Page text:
So, if you don't have the option to change providers because there are no options, you would simply 'give up' the internet with nary a complaint?

I find that hard to believe.
edit on 15-12-2017 by Liquesence because: (no reason given)



posted on Dec, 15 2017 @ 06:03 PM
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a reply to: Wardaddy454

Running an ISP or cell network requires 27/7 maintenance.
And traffic affects that how?


And they did so because of litigation and the matter already making the news rounds.
So it wasn't really causing traffic problems. They just wanted to make more money by limiting access to a certain popular website unless you paid more money.



posted on Dec, 15 2017 @ 06:04 PM
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originally posted by: Phage
a reply to: Wardaddy454




The thing is, if an ISP does this, you can change your DNS
Changing your DNS won't help if what you want is not on your ISP's pipe.


Which is not the case. Ever.



posted on Dec, 15 2017 @ 06:05 PM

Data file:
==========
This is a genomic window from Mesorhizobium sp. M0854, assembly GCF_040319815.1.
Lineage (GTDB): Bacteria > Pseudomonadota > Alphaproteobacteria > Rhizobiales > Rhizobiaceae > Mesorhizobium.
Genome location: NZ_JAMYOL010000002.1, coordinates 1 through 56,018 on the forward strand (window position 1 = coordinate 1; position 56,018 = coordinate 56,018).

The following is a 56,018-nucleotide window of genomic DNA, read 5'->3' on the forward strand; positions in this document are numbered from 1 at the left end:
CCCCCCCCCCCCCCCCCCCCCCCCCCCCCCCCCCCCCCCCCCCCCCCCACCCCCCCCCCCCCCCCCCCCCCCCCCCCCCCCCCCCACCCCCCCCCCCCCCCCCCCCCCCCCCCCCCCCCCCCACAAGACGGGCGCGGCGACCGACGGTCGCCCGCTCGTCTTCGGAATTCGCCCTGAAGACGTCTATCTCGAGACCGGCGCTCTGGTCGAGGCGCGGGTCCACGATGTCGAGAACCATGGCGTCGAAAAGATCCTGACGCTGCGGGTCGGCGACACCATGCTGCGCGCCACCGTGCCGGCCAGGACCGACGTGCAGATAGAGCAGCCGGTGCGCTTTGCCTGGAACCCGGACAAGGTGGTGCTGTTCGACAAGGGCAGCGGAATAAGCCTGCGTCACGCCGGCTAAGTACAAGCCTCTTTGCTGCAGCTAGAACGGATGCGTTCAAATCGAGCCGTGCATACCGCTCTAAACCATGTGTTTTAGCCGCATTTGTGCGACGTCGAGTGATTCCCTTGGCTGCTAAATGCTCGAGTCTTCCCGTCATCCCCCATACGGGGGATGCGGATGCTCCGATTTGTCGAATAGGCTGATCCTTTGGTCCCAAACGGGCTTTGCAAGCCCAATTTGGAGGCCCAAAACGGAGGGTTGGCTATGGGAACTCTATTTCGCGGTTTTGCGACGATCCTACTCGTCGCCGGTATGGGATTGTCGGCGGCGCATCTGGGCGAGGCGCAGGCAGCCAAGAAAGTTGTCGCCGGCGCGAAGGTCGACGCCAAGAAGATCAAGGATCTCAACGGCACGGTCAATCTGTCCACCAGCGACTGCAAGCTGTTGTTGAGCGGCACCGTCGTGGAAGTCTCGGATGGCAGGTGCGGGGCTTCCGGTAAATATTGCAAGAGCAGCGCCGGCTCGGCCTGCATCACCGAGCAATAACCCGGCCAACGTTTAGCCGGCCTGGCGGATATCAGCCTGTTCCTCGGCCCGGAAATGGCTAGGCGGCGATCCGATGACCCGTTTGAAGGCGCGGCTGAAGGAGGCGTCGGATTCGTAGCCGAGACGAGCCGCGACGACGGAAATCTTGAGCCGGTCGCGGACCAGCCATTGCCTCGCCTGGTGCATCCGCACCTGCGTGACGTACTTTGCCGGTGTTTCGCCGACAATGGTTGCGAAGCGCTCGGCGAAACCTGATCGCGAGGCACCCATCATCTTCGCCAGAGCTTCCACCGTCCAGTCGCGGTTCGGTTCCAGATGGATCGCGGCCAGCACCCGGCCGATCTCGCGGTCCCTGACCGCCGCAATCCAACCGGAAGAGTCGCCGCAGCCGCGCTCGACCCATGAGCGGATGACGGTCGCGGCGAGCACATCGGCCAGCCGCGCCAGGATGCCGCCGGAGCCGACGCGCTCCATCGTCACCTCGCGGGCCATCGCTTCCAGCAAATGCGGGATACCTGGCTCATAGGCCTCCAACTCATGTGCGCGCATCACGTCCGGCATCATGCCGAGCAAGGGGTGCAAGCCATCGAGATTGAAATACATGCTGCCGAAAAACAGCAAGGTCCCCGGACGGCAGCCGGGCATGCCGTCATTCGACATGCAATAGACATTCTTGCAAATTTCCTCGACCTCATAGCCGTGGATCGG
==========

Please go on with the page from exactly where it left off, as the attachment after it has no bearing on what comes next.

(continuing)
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a reply to: Wardaddy454




Who would the phone company tell you you couldn't call?

Someone on another phone network which is competing with them. Of course, you could pay more for that extra service.



posted on Dec, 15 2017 @ 06:07 PM
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a reply to: Wardaddy454

Actually, if you had been paying attention. It has. Do we have to go through that list again?


edit on 12/15/2017 by Phage because: (no reason given)



posted on Dec, 15 2017 @ 06:09 PM
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originally posted by: Phage
a reply to: Wardaddy454

Running an ISP or cell network requires 27/7 maintenance.
And traffic affects that how?


And they did so because of litigation and the matter already making the news rounds.
So it wasn't really causing traffic problems. They just wanted to make more money by limiting access to a certain popular website unless you paid more money.



High traffic means more has to be done to ensure a smoother experience. Maintenance does not exclusively mean repairing in this instance.

No. The app (not a website) was causing issue because people were trying to send video and audio encoding equal to 480-720p over cellular.



posted on Dec, 15 2017 @ 06:10 PM